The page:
Comment: Nasdaq losing momentum.



Da...

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Politics

What is the 'boogaloo' and who are the rioters who stormed the Capitol? 5 essential reads

 

What is the 'boogaloo' and who are the rioters who stormed the Capitol? 5 essential reads

Rioters mass on the U.S. Capitol steps on Jan. 6. Samuel Corum/Getty Images

Courtesy of Jeff Inglis, The Conversation

In the wake of the insurrection on Jan. 6, the U.S. is bracing for the possibility of additional violent demonstrations and potential riots at the U.S. Capitol and state capitol buildings around the nation. W...



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Biotech/COVID-19

The simple reason West Virginia leads the nation in vaccinating nursing home residents

 

The simple reason West Virginia leads the nation in vaccinating nursing home residents

By mid-January, only about a quarter of the COVID-19 vaccines distributed for U.S. nursing homes through the federal program had reached people’s arms. Paul Bersebach/MediaNews Group/Orange County Register via Getty Images

Courtesy of Tinglong Dai, Johns Hopkins University School of Nursing

The urgency of vaccinating nursing home residents is evident in the numbers. The COVID-19 pandemic has claimed the lives of mo...



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Kimble Charting Solutions

Treasury Bond Yields At Make-Or-Break Decision Point Says Joe Friday

Courtesy of Chris Kimble

Treasury bond yields (and interest rates) have been falling for so long now that investors have taken it for granted.

But bond yields have been rising for the past several months and perhaps investors should pay attention, especially as we grapple with questions about inflation and the broader economy (and prospects for recovery).

Today we ask Joe Friday to deliver us the facts! Below is a long-term “monthly” chart of the 30 Year US Treasury Bond Yield.

Counter-Trend Rally In Yields Facing Strong Resistance!

As you can see, treasury bond yields have spent much of the past 25 years trading in a falling channel… but the coronavirus crash sent yields...



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Mapping The Market

The Countries With The Most COVID-19 Cases

 

The Countries With The Most COVID-19 Cases

By Martin Armstrong, Statista, Jan 12, 2021

This regularly updated infographic keeps track of the countries with the most confirmed Covid-19 cases. The United States is still at the top of the list, with a total now exceeding the 22 million mark, according to Johns Hopkins University figures. The total global figure is now over 85 million, while there have been more than 1.9 million deaths.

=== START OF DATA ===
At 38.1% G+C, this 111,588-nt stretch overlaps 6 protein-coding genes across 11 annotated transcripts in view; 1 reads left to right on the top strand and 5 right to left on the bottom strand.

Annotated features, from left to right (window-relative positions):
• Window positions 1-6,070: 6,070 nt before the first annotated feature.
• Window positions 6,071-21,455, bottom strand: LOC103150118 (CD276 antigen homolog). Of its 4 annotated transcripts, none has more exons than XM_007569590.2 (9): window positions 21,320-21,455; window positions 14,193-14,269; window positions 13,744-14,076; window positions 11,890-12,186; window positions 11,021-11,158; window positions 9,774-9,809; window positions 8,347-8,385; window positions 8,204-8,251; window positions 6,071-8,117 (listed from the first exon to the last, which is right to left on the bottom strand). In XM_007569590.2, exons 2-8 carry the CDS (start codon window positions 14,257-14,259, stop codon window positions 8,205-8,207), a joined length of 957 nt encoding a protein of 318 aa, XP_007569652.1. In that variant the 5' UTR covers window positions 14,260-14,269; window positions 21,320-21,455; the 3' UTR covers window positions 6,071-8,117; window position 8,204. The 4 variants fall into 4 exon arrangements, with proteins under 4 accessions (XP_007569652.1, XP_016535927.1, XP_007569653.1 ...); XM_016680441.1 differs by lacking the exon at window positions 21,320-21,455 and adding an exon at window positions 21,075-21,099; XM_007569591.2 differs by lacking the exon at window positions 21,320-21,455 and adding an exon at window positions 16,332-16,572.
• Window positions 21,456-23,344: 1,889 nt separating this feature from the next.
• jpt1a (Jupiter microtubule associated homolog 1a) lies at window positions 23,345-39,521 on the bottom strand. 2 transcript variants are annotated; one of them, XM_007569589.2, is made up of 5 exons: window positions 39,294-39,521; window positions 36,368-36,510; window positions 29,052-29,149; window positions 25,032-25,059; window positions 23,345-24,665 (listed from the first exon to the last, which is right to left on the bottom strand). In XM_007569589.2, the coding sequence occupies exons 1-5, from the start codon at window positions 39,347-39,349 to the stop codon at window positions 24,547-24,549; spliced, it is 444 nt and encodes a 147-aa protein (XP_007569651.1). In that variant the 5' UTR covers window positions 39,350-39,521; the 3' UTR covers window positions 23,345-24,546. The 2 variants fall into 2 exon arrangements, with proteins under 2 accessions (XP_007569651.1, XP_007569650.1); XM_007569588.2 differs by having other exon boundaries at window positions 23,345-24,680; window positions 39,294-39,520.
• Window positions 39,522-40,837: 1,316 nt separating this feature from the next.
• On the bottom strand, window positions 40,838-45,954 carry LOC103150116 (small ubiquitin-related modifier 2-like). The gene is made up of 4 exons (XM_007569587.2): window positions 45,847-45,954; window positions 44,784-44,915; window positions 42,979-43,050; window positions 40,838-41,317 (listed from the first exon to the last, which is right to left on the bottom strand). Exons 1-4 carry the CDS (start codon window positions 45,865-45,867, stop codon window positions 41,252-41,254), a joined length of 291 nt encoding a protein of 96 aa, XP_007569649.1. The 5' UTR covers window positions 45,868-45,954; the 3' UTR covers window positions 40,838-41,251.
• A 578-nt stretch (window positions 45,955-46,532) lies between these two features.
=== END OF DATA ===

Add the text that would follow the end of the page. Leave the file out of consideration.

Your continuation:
You will find more infographics at ...



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Digital Currencies

Bitcoin: why the price has exploded - and where it goes from here

 

Bitcoin: why the price has exploded – and where it goes from here

B is for blast-off (but also bubble). 3DJustincase

Courtesy of Andrew Urquhart, University of Reading

Bitcoin achieved a remarkable rise in 2020 in spite of many things that would normally make investors wary, including US-China tensions, Brexit and, of course, an international pandemic. From a year-low on the daily charts of US$4,748 (£3,490) in the middle of March as pandemic fears took hold, bitcoin rose to ju...



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The Technical Traders

Adaptive Fibonacci Price Modeling System Suggests Market Peak May Be Near

Courtesy of Technical Traders

Our Adaptive Fibonacci Price Modeling system is suggesting a moderate price peak may be already setting up in the NASDAQ while the Dow Jones, S&P500, and Transportation Index continue to rally beyond the projected Fibonacci Price Expansion Levels.  This indicates that capital may be shifting away from the already lofty Technology sector and into Basic Materials, Financials, Energy, Consumer Staples, Utilities, as well as other sectors.

This type of a structural market shift indicates a move away from speculation and towards Blue Chip returns. It suggests traders and investors are expecting the US consumer to come back strong (or at least hold up the market at...



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Lee's Free Thinking

Texas, Florida, Arizona, Georgia - The Branch COVIDIANS Are Still Burning Down the House

 

Texas, Florida, Arizona, Georgia – The Branch COVIDIANS Are Still Burning Down the House

Courtesy of Lee Adler, WallStreetExaminer 

The numbers of new cases in some of the hardest hit COVID19 states have started to plateau, or even decline, over the past few days. A few pundits have noted it and concluded that it was a hopeful sign. 

Is it real or is something else going on? Like a restriction in the numbers of tests, or simply the inability to test enough, or are some people simply giving up on getting tested? Because as we all know from our dear leader, the less testing, the less...



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Insider Scoop

Economic Data Scheduled For Friday

Courtesy of Benzinga

  • Data on nonfarm payrolls and unemployment rate for March will be released at 8:30 a.m. ET.
  • US Services Purchasing Managers' Index for March is scheduled for release at 9:45 a.m. ET.
  • The ISM's non-manufacturing index for March will be released at 10:00 a.m. ET.
  • The Baker Hughes North American rig count report for the latest week is scheduled for release at 1:00 p.m. ET.
...

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Promotions